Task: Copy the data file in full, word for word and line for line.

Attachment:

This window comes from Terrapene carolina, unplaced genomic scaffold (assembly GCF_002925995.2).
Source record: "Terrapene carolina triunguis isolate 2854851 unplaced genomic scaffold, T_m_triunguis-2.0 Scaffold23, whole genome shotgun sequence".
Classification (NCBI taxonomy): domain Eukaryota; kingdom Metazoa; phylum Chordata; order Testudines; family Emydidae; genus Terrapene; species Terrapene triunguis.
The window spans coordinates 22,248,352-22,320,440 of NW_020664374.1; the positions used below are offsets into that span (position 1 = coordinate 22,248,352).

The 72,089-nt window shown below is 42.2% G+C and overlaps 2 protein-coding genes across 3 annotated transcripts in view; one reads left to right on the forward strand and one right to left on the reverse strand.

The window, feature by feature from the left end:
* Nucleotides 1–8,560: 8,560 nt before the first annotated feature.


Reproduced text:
This window comes from Terrapene carolina, unplaced genomic scaffold (assembly GCF_002925995.2).
Source record: "Terrapene carolina triunguis isolate 2854851 unplaced genomic scaffold, T_m_triunguis-2.0 Scaffold23, whole genome shotgun sequence".
Classification (NCBI taxonomy): domain Eukaryota; kingdom Metazoa; phylum Chordata; order Testudines; family Emydidae; genus Terrapene; species Terrapene triunguis.
The window spans coordinates 22,248,352-22,320,440 of NW_020664374.1; the positions used below are offsets into that span (position 1 = coordinate 22,248,352).

The 72,089-nt window shown below is 42.2% G+C and overlaps 2 protein-coding genes across 3 annotated transcripts in view; one reads left to right on the forward strand and one right to left on the reverse strand.

The window, feature by feature from the left end:
* Nucleotides 1–8,560: 8,560 nt before the first annotated feature.